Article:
Legal threat over PM's hair habit

John Key
John Key
Prime Minister John Key's touching of a waitress' ponytail came after he let his guard down in a place where he felt comfortable, National MP Judith Collins says.

Ms Collins' defence of her boss came as more examples of him grabbing ponytails and pigtails emerged yesterday, as well as a threat of legal action.

Five video clips or photographs showing the Prime Minister touching people's hair were screened on last night's 3News.

And a Wellington man who said his daughter's friends had their ponytails tugged by the Prime Minister late last year. He told the Herald, "It looks as if this is a thing he does, it's a way of interacting, it seems."

Mr Key is in Turkey for World War I commemorations after earlier apologising to cafe worker Amanda Bailey, 26, who complained he repeatedly touched her ponytail.

Ms Collins said she had a great deal of sympathy for Ms Bailey, who had been put in a difficult position and took the action she deemed necessary.

However, she did not believe there was any ill-intent behind the ponytail pulling.

"The Prime Minister was in a very safe environment from his point of view -- he is very relaxed there.

"He is someone who obviously often has his guard down, and when he is sitting with his wife in a very comfortable environment, his guard has obviously been down. And this is a story because he is the Prime Minister."

However, the Green Party said Mr Key should be judged by the standards that had been the downfall of MPs and state sector leaders.

"Backbench MP Aaron Gilmore lost his job for abusing a waiter, a former Cera chief, Roger Sutton, lost his job for behaving in a way that women in his office found offensive," Greens co-leader Metiria Turei said.

Labour MP Jacinda Ardern said Mr Key's behaviour was strange and had made Ms Bailey very uncomfortable.

"I simply cannot imagine a grown man pulling on my ponytail.

"Let alone doing it more than once."

Maori Party co-leader Marama Fox called Mr Key's behaviour "silly" and "obviously inappropriate", and said Ms Bailey was brave to have spoken out.

"When it was clearly made known to the Prime Minister he shouldn't be acting in that way, he stopped the behaviour. So I'm not going to be lining up to throw stones."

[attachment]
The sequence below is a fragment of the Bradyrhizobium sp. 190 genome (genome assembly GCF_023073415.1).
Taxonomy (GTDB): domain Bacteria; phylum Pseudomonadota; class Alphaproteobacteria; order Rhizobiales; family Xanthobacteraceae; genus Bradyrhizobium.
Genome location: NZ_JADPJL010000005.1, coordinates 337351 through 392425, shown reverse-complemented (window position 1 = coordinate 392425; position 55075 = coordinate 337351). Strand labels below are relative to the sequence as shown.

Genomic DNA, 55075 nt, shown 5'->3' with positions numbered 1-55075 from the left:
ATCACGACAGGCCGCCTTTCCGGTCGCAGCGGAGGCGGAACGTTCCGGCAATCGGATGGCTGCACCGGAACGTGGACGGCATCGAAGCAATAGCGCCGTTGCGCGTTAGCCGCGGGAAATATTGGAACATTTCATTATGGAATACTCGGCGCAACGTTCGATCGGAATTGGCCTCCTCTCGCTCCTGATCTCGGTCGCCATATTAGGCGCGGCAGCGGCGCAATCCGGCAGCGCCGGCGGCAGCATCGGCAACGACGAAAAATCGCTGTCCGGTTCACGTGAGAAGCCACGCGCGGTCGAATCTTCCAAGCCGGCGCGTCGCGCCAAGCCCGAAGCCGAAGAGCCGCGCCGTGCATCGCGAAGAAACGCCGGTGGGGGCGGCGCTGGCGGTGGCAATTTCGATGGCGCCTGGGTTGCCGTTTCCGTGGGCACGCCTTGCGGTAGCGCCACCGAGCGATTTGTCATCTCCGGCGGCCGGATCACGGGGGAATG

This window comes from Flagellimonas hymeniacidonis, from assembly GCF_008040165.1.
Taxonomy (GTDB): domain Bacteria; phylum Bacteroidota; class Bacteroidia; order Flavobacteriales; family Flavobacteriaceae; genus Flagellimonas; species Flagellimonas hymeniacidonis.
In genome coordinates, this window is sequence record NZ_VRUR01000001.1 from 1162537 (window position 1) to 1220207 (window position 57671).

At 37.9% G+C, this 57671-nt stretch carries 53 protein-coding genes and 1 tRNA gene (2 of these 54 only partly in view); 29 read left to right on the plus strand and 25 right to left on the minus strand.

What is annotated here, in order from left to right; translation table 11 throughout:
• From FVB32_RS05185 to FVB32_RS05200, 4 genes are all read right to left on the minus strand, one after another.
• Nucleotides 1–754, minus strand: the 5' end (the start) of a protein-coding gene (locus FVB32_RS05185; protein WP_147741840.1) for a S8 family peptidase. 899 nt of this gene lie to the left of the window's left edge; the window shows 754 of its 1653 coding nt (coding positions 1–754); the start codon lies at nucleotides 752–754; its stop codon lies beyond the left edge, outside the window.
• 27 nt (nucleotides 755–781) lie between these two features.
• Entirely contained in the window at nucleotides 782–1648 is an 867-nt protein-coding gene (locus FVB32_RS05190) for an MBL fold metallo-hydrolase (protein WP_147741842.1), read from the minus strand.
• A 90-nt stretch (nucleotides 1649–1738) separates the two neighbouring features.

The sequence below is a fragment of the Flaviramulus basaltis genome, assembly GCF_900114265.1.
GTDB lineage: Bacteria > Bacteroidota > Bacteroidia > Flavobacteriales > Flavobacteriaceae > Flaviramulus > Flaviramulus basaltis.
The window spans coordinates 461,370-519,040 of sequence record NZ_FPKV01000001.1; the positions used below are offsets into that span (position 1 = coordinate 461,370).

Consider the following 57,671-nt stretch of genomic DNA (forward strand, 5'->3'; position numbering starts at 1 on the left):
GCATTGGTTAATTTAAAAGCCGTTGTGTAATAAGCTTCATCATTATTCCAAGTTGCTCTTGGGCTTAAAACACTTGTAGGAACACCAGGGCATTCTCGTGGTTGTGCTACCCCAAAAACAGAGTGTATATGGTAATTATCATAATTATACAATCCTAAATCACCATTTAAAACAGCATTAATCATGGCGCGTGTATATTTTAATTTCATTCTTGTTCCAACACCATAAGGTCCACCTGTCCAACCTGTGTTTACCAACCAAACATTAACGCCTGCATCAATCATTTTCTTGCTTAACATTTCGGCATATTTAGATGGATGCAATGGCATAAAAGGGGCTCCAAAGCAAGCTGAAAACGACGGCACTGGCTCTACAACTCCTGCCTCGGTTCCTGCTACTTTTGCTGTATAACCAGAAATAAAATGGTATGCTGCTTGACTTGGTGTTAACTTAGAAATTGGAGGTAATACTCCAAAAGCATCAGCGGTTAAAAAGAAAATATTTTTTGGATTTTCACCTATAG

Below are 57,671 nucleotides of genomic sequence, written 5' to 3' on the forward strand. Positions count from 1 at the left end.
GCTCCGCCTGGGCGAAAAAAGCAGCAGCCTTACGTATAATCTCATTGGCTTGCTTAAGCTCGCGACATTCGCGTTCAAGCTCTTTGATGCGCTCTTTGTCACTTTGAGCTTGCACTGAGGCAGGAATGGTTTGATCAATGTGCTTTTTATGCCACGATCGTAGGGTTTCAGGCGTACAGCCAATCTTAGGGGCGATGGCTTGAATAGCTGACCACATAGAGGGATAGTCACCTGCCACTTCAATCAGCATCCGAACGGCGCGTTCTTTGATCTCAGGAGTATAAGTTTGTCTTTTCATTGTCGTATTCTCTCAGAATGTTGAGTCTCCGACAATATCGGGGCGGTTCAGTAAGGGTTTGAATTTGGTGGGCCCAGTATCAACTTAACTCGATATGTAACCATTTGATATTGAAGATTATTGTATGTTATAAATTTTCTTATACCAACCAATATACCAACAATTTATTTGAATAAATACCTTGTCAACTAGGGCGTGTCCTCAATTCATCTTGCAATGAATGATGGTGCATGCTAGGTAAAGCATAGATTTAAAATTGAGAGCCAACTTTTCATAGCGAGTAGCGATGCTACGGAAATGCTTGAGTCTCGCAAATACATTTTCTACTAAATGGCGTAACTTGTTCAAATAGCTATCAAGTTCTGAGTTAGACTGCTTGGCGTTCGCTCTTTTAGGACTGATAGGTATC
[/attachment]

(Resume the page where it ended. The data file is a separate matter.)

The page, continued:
Mark Blackham of BlacklandPR said his 12-year-old daughter watched Wednesday night's television news and said, "That's what the Prime Minister did at Te Papa to my two friends."

Mr Blackham, who has advised senior politicians from Labour, National and the Greens and the Internet Party, said his daughter had visited Te Papa on a school trip late last year.

He has since blogged about the incident on his political strategy blog, Political Business.

"I guess she was a bit amazed, she was just intrigued that it had happened to her friends as well, she was surprised," Mr Blackham told the Herald.

"I don't think [the friends] were perturbed, it was no big deal ... it looks as if this is a thing he does, it's a way of interacting, it seems.

"I think it puts a bit more perspective on it ... I don't know if it's affectionate or what it is, but it's clearly a thing he does."

In another incident on April 7, 2014, a segment of Campbell Live included a scene of Mr Key pulling a girl's hair at Omaha.

Serial litigant Graham McCready yesterday said he would file a complaint with the Human Rights Commission and take the case to court.

He will file an assault complaint, which carries a maximum penalty of two years imprisonment.

"The gravity of the consequences for Mr Key is why any consideration of the wishes of his victim cannot be taken into account in the decision whether to file the criminal case or not," he said.

"It is simply in the public interest that the criminal proceedings are filed by way of a private prosecution".

- Nicholas Jones of NZ Herald/additional reporting Rebecca Quilliam of NZME. News Service


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